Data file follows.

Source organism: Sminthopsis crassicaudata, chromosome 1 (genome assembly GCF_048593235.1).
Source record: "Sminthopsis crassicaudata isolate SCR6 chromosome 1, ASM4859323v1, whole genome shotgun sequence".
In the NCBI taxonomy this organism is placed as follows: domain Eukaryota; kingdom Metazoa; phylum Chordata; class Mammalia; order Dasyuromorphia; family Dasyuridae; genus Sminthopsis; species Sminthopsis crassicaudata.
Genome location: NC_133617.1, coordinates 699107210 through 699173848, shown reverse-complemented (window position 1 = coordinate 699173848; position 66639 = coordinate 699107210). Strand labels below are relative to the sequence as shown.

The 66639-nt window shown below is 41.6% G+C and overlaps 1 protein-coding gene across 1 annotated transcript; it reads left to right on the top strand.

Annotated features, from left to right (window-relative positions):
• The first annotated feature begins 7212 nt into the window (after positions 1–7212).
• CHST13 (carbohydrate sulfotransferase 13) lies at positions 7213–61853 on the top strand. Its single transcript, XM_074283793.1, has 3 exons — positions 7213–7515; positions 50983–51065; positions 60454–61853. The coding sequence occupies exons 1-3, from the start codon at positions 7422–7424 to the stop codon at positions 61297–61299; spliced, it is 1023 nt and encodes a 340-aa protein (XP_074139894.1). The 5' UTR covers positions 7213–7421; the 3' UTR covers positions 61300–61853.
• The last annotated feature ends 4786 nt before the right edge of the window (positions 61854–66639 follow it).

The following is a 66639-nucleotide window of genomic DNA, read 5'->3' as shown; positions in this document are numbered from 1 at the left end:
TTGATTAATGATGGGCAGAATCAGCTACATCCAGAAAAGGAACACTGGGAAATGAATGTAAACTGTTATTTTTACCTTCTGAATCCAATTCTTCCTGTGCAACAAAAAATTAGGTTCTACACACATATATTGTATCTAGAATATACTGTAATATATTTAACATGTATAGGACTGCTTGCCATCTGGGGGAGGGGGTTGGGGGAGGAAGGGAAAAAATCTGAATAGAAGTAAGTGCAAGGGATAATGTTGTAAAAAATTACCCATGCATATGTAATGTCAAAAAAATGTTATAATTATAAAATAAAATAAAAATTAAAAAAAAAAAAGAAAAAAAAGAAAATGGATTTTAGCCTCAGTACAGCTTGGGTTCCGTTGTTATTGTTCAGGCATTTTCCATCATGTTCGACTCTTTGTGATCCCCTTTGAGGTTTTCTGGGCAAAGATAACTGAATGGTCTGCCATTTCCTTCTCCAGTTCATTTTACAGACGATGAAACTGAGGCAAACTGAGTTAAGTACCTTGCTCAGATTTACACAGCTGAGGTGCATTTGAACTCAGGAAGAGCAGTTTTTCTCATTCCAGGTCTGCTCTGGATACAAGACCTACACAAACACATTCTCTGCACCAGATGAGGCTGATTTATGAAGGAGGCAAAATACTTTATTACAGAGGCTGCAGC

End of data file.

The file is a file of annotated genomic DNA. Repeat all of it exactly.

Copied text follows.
Source organism: Sminthopsis crassicaudata, chromosome 1 (genome assembly GCF_048593235.1).
Source record: "Sminthopsis crassicaudata isolate SCR6 chromosome 1, ASM4859323v1, whole genome shotgun sequence".
In the NCBI taxonomy this organism is placed as follows: domain Eukaryota; kingdom Metazoa; phylum Chordata; class Mammalia; order Dasyuromorphia; family Dasyuridae; genus Sminthopsis; species Sminthopsis crassicaudata.
Genome location: NC_133617.1, coordinates 699107210 through 699173848, shown reverse-complemented (window position 1 = coordinate 699173848; position 66639 = coordinate 699107210). Strand labels below are relative to the sequence as shown.

The 66639-nt window shown below is 41.6% G+C and overlaps 1 protein-coding gene across 1 annotated transcript; it reads left to right on the top strand.

Annotated features, from left to right (window-relative positions):
• The first annotated feature begins 7212 nt into the window (after positions 1–7212).
• CHST13 (carbohydrate sulfotransferase 13) lies at positions 7213–61853 on the top strand. Its single transcript, XM_074283793.1, has 3 exons — positions 7213–7515; positions 50983–51065; positions 60454–61853. The coding sequence occupies exons 1-3, from the start codon at positions 7422–7424 to the stop codon at positions 61297–61299; spliced, it is 1023 nt and encodes a 340-aa protein (XP_074139894.1). The 5' UTR covers positions 7213–7421; the 3' UTR covers positions 61300–61853.
• The last annotated feature ends 4786 nt before the right edge of the window (positions 61854–66639 follow it).

The following is a 66639-nucleotide window of genomic DNA, read 5'->3' as shown; positions in this document are numbered from 1 at the left end:
TTGATTAATGATGGGCAGAATCAGCTACATCCAGAAAAGGAACACTGGGAAATGAATGTAAACTGTTATTTTTACCTTCTGAATCCAATTCTTCCTGTGCAACAAAAAATTAGGTTCTACACACATATATTGTATCTAGAATATACTGTAATATATTTAACATGTATAGGACTGCTTGCCATCTGGGGGAGGGGGTTGGGGGAGGAAGGGAAAAAATCTGAATAGAAGTAAGTGCAAGGGATAATGTTGTAAAAAATTACCCATGCATATGTAATGTCAAAAAAATGTTATAATTATAAAATAAAATAAAAATTAAAAAAAAAAAAGAAAAAAAAGAAAATGGATTTTAGCCTCAGTACAGCTTGGGTTCCGTTGTTATTGTTCAGGCATTTTCCATCATGTTCGACTCTTTGTGATCCCCTTTGAGGTTTTCTGGGCAAAGATAACTGAATGGTCTGCCATTTCCTTCTCCAGTTCATTTTACAGACGATGAAACTGAGGCAAACTGAGTTAAGTACCTTGCTCAGATTTACACAGCTGAGGTGCATTTGAACTCAGGAAGAGCAGTTTTTCTCATTCCAGGTCTGCTCTGGATACAAGACCTACACAAACACATTCTCTGCACCAGATGAGGCTGATTTATGAAGGAGGCAAAATACTTTATTACAGAGGCTGCAGC